Polish Prime Minister Beata Szydlo has resigned, hours after surviving an opposition no-confidence motion.
She will be replaced by Finance Minister Mateusz Morawiecki, the governing Law and Justice Party said.
The BBC's Adam Easton in Warsaw says there had been growing speculation that party leader Jaroslaw Kaczynski wanted to replace Mrs Szydlo.
Insiders said a firmer hand was needed to steer the party through to Poland's parliamentary elections in two years.
Mrs Szydlo's resignation was announced hours after an opposition motion of no-confidence in her was overwhelmingly defeated in parliament.
Despite her survival, reports persisted that she was to be replaced by her own party before the end of the day.
"The Law and Justice (PiS) party political committee has proposed the candidature of Mateusz Morawiecki for prime minister," party spokeswoman Beata Mazurek told reporters.
Kaczynski happy to stay in back seat
Analysis by Adam Easton, BBC News, Warsaw
It has been suggested to me that Jaroslaw Kaczynski forced Mr Morawiecki on the party despite some opposition because he wants to concentrate on the economy and warming up relations with the West in the second half of the government's term.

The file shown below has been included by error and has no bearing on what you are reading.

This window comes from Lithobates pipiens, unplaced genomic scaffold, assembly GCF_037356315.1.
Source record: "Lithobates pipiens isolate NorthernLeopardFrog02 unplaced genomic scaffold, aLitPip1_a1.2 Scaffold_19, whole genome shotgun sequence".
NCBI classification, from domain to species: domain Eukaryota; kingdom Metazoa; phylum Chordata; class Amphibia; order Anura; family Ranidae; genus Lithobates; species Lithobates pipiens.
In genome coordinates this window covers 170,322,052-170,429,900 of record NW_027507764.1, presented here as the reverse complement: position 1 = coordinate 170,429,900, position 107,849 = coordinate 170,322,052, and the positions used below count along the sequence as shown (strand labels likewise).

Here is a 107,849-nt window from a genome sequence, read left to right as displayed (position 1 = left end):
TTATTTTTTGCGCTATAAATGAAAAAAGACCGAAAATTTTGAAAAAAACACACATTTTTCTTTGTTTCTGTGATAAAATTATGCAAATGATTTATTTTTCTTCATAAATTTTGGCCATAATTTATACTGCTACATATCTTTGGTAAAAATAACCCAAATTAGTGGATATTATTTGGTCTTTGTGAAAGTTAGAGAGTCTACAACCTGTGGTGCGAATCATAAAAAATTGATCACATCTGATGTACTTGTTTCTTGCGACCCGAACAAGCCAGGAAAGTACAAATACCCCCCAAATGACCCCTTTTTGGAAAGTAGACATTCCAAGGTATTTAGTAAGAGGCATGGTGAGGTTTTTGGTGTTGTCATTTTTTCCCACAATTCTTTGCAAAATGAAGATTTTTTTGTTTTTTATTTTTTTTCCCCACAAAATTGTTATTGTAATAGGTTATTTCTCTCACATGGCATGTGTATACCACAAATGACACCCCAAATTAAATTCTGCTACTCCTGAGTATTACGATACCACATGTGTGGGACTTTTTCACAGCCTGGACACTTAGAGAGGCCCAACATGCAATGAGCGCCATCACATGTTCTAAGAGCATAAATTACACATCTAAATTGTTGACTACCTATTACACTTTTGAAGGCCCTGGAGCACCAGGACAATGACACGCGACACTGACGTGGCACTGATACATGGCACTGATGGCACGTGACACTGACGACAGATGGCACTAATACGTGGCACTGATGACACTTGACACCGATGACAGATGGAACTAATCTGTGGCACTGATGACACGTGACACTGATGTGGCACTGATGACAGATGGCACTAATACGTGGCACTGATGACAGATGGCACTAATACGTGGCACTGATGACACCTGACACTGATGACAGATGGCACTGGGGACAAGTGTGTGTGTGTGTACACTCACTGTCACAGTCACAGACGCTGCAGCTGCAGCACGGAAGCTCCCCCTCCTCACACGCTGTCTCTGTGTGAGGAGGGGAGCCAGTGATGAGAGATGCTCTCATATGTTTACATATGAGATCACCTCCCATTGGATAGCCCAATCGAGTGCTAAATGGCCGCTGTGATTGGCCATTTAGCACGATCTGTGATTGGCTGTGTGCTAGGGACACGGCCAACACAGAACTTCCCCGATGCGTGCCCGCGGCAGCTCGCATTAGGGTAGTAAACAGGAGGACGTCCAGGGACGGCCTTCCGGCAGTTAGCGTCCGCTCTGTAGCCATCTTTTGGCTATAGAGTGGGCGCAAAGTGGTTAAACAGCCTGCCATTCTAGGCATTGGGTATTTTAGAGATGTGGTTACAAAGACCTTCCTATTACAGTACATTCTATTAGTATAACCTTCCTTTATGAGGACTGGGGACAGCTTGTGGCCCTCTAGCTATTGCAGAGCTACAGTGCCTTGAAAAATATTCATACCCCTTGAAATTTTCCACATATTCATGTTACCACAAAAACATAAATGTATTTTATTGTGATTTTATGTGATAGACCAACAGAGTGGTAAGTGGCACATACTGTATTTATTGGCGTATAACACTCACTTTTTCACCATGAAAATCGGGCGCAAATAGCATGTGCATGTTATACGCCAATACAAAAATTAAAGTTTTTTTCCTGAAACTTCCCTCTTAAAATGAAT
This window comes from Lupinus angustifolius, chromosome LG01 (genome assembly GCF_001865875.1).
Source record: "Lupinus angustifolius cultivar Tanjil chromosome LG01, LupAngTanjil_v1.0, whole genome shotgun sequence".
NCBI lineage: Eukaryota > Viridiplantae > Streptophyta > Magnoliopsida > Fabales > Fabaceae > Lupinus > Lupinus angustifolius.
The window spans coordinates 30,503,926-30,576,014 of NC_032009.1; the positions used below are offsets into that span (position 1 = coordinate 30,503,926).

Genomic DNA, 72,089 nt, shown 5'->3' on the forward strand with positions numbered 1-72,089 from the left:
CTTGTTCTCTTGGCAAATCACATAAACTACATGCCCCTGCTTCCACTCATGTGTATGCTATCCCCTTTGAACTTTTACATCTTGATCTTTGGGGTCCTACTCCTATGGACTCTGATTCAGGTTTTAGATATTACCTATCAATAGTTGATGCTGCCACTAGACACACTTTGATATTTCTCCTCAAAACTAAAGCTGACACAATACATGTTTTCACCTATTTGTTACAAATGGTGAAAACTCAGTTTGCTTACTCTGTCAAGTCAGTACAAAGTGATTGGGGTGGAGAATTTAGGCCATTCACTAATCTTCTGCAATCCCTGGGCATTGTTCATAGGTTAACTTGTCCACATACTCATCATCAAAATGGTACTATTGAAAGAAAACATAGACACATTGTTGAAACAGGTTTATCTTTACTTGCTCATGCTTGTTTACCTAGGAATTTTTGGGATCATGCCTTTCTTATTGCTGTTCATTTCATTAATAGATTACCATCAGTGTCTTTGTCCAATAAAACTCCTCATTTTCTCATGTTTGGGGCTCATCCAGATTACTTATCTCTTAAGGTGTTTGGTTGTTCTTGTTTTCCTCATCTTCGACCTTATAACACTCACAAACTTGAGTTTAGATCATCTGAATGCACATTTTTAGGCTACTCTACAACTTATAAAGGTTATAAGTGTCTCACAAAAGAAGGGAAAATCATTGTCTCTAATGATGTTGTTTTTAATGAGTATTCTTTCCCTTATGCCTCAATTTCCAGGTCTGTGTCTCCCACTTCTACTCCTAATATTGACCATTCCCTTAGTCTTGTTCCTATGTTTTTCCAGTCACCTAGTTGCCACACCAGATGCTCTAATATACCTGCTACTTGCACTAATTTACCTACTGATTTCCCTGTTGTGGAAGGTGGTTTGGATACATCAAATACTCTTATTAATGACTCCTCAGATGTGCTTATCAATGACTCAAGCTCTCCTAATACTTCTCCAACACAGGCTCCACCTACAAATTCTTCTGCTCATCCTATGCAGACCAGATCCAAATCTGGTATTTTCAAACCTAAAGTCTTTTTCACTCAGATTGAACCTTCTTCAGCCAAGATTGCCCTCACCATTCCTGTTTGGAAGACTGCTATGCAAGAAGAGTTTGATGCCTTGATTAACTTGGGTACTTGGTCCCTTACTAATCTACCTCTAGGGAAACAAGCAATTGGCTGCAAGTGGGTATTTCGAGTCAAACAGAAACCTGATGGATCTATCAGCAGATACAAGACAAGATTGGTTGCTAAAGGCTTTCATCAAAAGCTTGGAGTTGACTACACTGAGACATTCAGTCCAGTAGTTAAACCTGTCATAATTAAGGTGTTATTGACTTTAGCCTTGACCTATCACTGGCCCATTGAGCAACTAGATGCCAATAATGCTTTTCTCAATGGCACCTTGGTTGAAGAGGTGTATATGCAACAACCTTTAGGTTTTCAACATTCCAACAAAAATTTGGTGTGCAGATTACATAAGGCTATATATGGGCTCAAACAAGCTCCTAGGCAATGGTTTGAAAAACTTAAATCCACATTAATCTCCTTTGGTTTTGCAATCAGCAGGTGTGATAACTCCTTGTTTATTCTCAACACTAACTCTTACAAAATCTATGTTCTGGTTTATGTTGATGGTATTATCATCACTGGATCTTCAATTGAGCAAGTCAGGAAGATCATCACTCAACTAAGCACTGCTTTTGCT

The European Commission, the Council of Europe, the UN and to some extent, Washington have all criticised the Polish government for endangering the rule of law with its plans to reform the judiciary.
Mr Kaczynski is happy to retain his back seat co-ordination role and he wants a prime minister that can better co-ordinate economic policy. Mr Morawiecki, a fluent German and English speaker, is respected and has been the brains behind the government's economic policy as its finance and development minister. He may also pull in some more centrist, middle-class voters.
He could be something of a risk though. As a former banker, he's perceived as part of the elite, whereas Mrs Szydlo was popular and widely seen as an ordinary hard-working Polish woman.
On Thursday she scolded opposition Civic Platform MPs in parliament saying: "You were the government for the elite, we are the government for ordinary Poles."
It's perhaps ironic, then, that Mr Morawiecki at one time served as an economic adviser to Donald Tusk, the head of that "government for the elite".
Mrs Szydlo did not give a reason for resigning but said on Twitter: "The last two years - it was an extraordinary time for me and the service to Poland and Poles was an honour."
Mr Morawiecki is credited with boosting a sales tax revenue that helps pay for popular social policies such as child subsidies.
Correspondents say he represents the younger, moderate face of the party and may help improve Poland's tarnished image abroad.
Some other EU states, including Germany, have been dismayed by the Polish government's refusal to accept refugees under an EU relocation scheme and by its attempts to refashion the media and judiciary.